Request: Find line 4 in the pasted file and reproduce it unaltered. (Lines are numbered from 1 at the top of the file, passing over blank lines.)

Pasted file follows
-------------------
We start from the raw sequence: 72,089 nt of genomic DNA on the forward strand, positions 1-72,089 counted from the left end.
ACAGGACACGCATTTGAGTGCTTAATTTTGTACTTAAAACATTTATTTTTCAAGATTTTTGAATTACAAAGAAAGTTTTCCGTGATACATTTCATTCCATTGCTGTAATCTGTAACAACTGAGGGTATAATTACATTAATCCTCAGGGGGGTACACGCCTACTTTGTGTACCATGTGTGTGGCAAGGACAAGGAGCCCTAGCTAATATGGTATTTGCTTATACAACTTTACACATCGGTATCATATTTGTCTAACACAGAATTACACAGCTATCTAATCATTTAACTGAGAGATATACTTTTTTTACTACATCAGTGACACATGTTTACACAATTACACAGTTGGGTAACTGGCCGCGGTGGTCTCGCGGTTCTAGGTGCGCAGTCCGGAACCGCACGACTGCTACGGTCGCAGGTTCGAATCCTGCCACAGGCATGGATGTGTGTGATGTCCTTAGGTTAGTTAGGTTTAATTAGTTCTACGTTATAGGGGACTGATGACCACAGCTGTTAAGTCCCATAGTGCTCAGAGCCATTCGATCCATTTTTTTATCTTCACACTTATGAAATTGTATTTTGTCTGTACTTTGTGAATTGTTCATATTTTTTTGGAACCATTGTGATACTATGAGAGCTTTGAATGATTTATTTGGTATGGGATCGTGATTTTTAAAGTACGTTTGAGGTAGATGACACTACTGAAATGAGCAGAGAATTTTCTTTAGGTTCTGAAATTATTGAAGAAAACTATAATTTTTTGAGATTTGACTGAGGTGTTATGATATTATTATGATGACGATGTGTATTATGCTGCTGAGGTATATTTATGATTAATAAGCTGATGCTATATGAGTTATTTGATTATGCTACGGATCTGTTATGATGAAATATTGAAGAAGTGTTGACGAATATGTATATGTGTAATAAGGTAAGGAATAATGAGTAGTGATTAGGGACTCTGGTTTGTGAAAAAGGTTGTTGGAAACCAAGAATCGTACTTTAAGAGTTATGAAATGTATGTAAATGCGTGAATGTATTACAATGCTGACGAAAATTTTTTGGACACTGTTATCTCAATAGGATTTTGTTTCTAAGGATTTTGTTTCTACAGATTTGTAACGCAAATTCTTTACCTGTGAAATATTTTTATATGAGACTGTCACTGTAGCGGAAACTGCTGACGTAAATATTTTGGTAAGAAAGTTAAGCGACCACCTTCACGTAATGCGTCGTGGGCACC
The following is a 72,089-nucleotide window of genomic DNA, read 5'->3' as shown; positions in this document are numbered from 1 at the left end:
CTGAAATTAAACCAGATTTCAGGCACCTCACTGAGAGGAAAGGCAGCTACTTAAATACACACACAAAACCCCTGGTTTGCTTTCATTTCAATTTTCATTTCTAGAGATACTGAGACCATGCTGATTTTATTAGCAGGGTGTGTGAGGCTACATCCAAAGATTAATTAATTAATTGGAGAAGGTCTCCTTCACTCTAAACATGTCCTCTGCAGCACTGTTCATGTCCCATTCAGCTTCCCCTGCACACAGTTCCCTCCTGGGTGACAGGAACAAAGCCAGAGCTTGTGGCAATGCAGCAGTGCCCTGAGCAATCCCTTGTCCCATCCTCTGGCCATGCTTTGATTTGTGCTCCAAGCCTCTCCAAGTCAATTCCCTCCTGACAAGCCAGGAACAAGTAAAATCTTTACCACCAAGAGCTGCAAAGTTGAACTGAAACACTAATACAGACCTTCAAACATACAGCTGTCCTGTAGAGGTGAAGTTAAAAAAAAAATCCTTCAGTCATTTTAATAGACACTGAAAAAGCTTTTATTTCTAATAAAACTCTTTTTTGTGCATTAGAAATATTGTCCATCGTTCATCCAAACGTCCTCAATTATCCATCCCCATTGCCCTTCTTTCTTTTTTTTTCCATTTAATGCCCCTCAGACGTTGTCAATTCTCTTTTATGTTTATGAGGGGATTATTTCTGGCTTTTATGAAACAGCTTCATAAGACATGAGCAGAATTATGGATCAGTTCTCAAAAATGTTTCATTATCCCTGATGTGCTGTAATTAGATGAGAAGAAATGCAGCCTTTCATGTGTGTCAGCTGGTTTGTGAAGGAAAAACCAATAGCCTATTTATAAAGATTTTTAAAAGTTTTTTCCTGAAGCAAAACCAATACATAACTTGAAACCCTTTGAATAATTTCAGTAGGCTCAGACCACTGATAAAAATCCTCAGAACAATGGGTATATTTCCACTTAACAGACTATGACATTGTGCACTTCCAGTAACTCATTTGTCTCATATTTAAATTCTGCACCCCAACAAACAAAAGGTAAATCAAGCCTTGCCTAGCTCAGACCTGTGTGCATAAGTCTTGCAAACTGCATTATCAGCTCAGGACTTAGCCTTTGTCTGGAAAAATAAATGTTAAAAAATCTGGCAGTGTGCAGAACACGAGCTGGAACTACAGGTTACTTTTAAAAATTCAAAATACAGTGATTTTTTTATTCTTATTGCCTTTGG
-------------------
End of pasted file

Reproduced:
CTGAAATTAAACCAGATTTCAGGCACCTCACTGAGAGGAAAGGCAGCTACTTAAATACACACACAAAACCCCTGGTTTGCTTTCATTTCAATTTTCATTTCTAGAGATACTGAGACCATGCTGATTTTATTAGCAGGGTGTGTGAGGCTACATCCAAAGATTAATTAATTAATTGGAGAAGGTCTCCTTCACTCTAAACATGTCCTCTGCAGCACTGTTCATGTCCCATTCAGCTTCCCCTGCACACAGTTCCCTCCTGGGTGACAGGAACAAAGCCAGAGCTTGTGGCAATGCAGCAGTGCCCTGAGCAATCCCTTGTCCCATCCTCTGGCCATGCTTTGATTTGTGCTCCAAGCCTCTCCAAGTCAATTCCCTCCTGACAAGCCAGGAACAAGTAAAATCTTTACCACCAAGAGCTGCAAAGTTGAACTGAAACACTAATACAGACCTTCAAACATACAGCTGTCCTGTAGAGGTGAAGTTAAAAAAAAAATCCTTCAGTCATTTTAATAGACACTGAAAAAGCTTTTATTTCTAATAAAACTCTTTTTTGTGCATTAGAAATATTGTCCATCGTTCATCCAAACGTCCTCAATTATCCATCCCCATTGCCCTTCTTTCTTTTTTTTTCCATTTAATGCCCCTCAGACGTTGTCAATTCTCTTTTATGTTTATGAGGGGATTATTTCTGGCTTTTATGAAACAGCTTCATAAGACATGAGCAGAATTATGGATCAGTTCTCAAAAATGTTTCATTATCCCTGATGTGCTGTAATTAGATGAGAAGAAATGCAGCCTTTCATGTGTGTCAGCTGGTTTGTGAAGGAAAAACCAATAGCCTATTTATAAAGATTTTTAAAAGTTTTTTCCTGAAGCAAAACCAATACATAACTTGAAACCCTTTGAATAATTTCAGTAGGCTCAGACCACTGATAAAAATCCTCAGAACAATGGGTATATTTCCACTTAACAGACTATGACATTGTGCACTTCCAGTAACTCATTTGTCTCATATTTAAATTCTGCACCCCAACAAACAAAAGGTAAATCAAGCCTTGCCTAGCTCAGACCTGTGTGCATAAGTCTTGCAAACTGCATTATCAGCTCAGGACTTAGCCTTTGTCTGGAAAAATAAATGTTAAAAAATCTGGCAGTGTGCAGAACACGAGCTGGAACTACAGGTTACTTTTAAAAATTCAAAATACAGTGATTTTTTTATTCTTATTGCCTTTGG